is the old lady's glass; and she has left some of her wrinkles on it. How frightfully have I put 40 on my cap! all awry! and my hair dressed so unbecomingly! Altogether, I'm a most complete fright.
CHARLES DUDLEYcomes in unobserved.
CHARLES. That I deny.
CHARLES. Quarrelling with your glass, cousin? Make it up; make it up and be friends; it cannot compliment you more than by reflecting you as 5 you are.
CHARLOTTE, Well I vow, my dear Charles, that is delightfully said, and deserves my very, best curtesy: your flattery, like a rich jewel, has a value not only from its superior lustre, but from its 10 extraordinary scarceness; I verily think this is the only civil speech you ever directed to my person in your life.
CHARLES. And! ought to ask pardon of your good sense for having done it now. 15
CHARLOTTE. Nay, now you relapse again: don't you know, if you keep well with a woman on the great score of beauty, she'll never quarrel with you on the trifling article of good sense? But anything serves to fill up a dull yawning hour 20 with an insipid cousin; you have brighter moments, and warmer spirits, for the dear girl of your heart.
CHARLES. Oh! fie upon you, fie upon you.
CHARLOTTE. You blush, and the reason is apparent, you are a novice at hypocrisy; but no 25 practice can make a visit of ceremony pass for a visit of choice: love is ever before its time, friendship is apt to lag a little after it: pray, Charles, did you make any extraordinary haste hither?
CHARLES. By your question, I see you acquit 30 me of the impertinence of being in love.
CHARLOTTE. But why impertinence? Why the impertinence of being in love? You have one language for me, Charles, and another for the woman of your affection. 35
CHARLES. You are mistaken; the woman of my affection shall never hear any other language from me than what I use to you.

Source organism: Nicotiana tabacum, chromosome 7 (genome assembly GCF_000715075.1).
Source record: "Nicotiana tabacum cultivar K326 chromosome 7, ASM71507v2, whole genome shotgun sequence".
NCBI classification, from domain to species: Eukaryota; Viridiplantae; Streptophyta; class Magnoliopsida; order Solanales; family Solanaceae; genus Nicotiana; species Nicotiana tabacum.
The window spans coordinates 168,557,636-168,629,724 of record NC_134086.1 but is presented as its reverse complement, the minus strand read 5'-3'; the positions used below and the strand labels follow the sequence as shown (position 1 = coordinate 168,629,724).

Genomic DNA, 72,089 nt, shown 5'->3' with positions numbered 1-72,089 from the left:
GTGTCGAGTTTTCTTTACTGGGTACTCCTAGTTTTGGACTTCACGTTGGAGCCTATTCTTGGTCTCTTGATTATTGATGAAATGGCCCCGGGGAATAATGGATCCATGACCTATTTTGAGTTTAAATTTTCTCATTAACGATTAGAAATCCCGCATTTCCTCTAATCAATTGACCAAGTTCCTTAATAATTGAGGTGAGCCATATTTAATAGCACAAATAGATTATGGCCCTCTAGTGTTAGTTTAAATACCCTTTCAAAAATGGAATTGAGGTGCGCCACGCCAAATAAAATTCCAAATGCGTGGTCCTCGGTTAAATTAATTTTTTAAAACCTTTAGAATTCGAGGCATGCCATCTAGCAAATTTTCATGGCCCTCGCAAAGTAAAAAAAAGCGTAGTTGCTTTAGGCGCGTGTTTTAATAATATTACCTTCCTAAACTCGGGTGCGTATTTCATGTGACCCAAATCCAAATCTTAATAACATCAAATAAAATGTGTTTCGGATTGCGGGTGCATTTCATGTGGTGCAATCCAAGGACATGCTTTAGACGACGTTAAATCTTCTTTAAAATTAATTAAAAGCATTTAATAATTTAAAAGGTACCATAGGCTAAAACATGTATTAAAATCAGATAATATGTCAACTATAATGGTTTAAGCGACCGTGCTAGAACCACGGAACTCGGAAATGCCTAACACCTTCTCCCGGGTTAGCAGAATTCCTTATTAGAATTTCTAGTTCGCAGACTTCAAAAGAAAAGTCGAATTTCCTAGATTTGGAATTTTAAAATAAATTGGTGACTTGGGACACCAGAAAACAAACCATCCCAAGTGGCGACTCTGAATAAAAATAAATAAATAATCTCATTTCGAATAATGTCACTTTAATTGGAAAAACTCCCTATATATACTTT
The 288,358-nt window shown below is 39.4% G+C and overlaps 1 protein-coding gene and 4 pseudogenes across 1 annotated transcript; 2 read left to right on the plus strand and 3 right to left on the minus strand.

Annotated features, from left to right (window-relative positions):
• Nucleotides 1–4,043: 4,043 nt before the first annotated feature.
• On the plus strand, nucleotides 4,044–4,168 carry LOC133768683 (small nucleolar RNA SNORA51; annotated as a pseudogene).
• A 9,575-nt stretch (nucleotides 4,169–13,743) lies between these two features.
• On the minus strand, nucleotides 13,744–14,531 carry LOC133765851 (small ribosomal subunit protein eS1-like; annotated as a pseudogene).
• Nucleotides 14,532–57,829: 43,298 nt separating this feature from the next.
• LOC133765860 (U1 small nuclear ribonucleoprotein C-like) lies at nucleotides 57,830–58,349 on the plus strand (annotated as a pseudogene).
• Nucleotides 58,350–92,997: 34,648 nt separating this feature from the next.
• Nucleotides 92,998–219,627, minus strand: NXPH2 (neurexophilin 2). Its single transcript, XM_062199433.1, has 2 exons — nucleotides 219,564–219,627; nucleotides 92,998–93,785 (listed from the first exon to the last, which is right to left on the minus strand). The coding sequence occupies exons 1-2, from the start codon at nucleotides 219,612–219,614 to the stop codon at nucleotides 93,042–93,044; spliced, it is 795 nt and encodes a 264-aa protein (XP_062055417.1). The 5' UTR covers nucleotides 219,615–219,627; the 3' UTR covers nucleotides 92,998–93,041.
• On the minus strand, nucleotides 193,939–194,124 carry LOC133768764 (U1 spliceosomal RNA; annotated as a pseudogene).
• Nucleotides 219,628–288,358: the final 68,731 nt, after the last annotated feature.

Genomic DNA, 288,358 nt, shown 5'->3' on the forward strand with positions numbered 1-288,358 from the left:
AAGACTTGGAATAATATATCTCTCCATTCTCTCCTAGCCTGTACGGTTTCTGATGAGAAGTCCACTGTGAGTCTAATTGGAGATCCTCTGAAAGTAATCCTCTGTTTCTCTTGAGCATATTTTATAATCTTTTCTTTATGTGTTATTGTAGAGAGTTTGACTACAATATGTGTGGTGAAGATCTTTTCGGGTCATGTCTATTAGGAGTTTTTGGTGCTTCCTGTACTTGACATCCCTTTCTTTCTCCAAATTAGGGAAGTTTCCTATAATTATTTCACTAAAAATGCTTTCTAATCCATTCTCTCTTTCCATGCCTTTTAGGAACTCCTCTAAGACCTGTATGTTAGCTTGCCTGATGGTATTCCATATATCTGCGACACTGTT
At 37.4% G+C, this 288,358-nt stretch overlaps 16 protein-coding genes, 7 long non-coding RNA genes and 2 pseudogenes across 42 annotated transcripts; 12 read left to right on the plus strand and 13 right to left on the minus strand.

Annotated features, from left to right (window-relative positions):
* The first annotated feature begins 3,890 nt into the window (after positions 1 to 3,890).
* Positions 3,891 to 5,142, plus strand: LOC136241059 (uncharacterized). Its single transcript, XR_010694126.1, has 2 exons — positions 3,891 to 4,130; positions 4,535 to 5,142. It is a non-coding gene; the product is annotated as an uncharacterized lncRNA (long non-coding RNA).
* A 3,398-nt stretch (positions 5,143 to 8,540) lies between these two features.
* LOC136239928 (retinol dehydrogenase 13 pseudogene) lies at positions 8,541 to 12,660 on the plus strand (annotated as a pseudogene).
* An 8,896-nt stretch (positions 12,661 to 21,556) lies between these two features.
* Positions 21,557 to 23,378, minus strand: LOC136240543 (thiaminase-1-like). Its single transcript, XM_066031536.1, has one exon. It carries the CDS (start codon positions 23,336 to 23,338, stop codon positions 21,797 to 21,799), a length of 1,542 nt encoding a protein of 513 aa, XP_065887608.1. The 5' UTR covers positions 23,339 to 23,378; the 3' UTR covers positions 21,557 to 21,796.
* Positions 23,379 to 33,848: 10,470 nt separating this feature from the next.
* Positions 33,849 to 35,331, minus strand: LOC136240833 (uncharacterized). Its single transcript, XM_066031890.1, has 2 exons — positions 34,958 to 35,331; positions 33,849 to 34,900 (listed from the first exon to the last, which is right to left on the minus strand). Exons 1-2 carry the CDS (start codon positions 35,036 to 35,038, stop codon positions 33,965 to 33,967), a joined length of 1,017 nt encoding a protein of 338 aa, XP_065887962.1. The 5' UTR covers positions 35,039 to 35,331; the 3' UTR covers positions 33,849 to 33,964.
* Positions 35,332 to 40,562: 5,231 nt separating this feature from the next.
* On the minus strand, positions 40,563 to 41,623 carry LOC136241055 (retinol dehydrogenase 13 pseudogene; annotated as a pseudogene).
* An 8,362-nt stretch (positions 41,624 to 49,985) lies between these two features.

CHARLOTTE. I am afraid, then, you'll never make yourself understood by her. 40
CHARLES. It is not fit I should; there is no need of love to make me miserable; 'tis wretchedness enough to be a beggar.
CHARLOTTE. A beggar do you call yourself! O Charles, Charles, rich in every merit and accom 45 plishment, whom may you not aspire to? And why think you so unworthily of our sex, as to conclude there is not one to be found with sense to discern your virtue, and generosity to reward it?
CHARLES. You distress me, I must beg to 50 hear no more.
CHARLOTTE. Well, I can be silent -- Thus does he always serve me, whenever I am about to disclose myself to him.
CHARLES. Why do you not banish me and 55 my misfortunes forever from your thoughts?
CHARLOTTE. Ay, wherefore do I not, since you never allowed me a place in yours? But go, sir, I have no right to stay you; go where your heart directs you, go to the happy, the distinguished 60 fair one.
CHARLES. Now, by all that's good, you do me wrong: there is no such fair one for me to go to, nor have I an acquaintance amongst the sex, yourself excepted, which answers to that description. 65
CHARLES. In very truth: there then let us drop the subject. May you be happy though I never can!
CHARLOTTE. O, Charles! give me your hand; if I have offended you, I ask you pardon; you have 70 been long acquainted with my temper, and know how to bear with its infirmities.
CHARLES. Thus, my dear Charlotte, let us seal our reconciliation. (Kissing her hand.) Bear with thy infirmities! By heaven, I know not anyone 75 failing in thy whole composition, except that of too great a partiality for an undeserving man.
CHARLOTTE. And you are now taking the very course to augment that failing. A thought strikes me: I have a commission that you must abso 80 lutely execute for me; I have immediate occasion for the sum of two hundred pounds; you know my fortune is shut up till I am of age; take this paltry box (it contains my earrings, and some other baubles I have no use for), carry it to our op 85 posite neighbor, Mr. Stockwell (I don't know where else to apply), leave it as a deposit in his hands, and beg him to accommodate me with the sum.
CHARLES. Dear Charlotte, what are you about to do? How can you possibly want two hun 90 dred pounds?
CHARLOTTE. How can I possibly do without it, you mean? Doesn't every lady want two hundred pounds? Perhaps I have lost it at play; perhaps I mean to win as much to it; perhaps I want it for 95 two hundred different uses.
CHARLES. Pooh! pooh! all this is nothing; don't I know you never play?
CHARLOTTE. You mistake; I have a spirit to set not only this trifle, but my whole fortune, upon 100 a stake; therefore make no wry faces, but do as I bid you: you will find Mr. Stockwell a very honorable gentleman.____________________